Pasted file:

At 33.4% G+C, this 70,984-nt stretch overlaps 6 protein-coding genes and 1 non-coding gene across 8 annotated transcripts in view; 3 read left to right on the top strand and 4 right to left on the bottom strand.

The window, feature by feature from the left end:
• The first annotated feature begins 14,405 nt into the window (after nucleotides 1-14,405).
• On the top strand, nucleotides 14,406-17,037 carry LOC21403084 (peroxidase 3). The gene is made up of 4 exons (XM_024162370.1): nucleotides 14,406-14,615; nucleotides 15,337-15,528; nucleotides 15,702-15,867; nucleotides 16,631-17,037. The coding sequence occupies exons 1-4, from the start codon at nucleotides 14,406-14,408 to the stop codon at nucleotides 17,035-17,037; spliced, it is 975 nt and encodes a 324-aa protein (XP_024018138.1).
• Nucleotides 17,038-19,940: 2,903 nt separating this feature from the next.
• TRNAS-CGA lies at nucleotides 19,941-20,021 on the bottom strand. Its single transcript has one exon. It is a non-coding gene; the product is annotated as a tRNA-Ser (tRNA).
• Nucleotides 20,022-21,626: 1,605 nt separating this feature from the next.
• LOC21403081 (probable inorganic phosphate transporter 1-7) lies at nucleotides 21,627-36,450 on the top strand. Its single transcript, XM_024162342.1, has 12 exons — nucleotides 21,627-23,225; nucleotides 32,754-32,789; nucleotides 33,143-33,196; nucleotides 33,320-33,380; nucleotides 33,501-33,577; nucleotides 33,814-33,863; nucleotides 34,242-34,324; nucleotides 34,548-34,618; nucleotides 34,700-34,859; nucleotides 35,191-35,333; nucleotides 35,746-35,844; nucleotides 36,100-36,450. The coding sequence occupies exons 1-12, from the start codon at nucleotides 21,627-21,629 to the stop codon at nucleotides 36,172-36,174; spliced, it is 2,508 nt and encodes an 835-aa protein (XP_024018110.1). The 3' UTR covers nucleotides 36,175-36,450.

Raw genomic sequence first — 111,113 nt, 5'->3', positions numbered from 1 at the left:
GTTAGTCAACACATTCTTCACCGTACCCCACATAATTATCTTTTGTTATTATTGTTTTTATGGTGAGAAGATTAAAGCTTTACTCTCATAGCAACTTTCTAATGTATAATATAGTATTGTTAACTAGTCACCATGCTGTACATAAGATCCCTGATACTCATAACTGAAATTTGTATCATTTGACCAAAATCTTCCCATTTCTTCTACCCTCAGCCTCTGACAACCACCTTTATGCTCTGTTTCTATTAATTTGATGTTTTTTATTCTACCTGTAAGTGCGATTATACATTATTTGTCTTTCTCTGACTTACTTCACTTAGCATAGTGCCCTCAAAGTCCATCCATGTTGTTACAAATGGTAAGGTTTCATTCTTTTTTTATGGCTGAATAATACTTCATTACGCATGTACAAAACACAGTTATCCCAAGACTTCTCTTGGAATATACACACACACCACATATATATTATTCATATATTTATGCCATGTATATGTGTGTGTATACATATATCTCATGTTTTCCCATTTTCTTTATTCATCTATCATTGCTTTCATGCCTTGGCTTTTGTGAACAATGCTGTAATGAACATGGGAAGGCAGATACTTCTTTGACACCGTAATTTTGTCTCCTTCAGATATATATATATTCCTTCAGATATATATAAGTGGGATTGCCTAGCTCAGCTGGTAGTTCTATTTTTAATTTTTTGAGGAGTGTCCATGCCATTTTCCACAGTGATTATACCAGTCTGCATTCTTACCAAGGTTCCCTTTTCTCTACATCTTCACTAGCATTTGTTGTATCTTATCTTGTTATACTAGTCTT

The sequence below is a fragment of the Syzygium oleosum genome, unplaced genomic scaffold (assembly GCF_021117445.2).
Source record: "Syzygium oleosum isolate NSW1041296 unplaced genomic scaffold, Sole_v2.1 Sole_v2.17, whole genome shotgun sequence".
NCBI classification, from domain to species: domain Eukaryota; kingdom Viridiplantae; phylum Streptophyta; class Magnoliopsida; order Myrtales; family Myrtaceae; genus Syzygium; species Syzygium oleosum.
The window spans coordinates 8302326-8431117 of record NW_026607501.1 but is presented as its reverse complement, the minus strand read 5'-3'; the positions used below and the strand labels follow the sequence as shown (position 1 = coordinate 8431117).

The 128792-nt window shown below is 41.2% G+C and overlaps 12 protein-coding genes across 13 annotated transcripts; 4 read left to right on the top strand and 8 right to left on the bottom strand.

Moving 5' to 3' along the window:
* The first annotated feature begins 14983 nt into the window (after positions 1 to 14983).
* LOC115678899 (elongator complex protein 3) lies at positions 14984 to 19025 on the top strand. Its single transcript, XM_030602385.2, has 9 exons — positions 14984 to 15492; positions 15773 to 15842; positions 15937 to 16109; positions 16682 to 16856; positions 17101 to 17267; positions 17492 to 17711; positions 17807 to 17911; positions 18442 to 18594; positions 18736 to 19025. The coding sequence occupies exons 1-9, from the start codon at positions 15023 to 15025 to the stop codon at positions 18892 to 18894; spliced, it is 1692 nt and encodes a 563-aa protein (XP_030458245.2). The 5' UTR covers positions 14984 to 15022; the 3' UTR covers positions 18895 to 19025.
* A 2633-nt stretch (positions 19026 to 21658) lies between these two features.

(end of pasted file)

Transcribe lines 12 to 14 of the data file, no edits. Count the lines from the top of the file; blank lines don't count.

Source record: "Syzygium oleosum isolate NSW1041296 unplaced genomic scaffold, Sole_v2.1 Sole_v2.17, whole genome shotgun sequence".
NCBI classification, from domain to species: domain Eukaryota; kingdom Viridiplantae; phylum Streptophyta; class Magnoliopsida; order Myrtales; family Myrtaceae; genus Syzygium; species Syzygium oleosum.
The window spans coordinates 8302326-8431117 of record NW_026607501.1 but is presented as its reverse complement, the minus strand read 5'-3'; the positions used below and the strand labels follow the sequence as shown (position 1 = coordinate 8431117).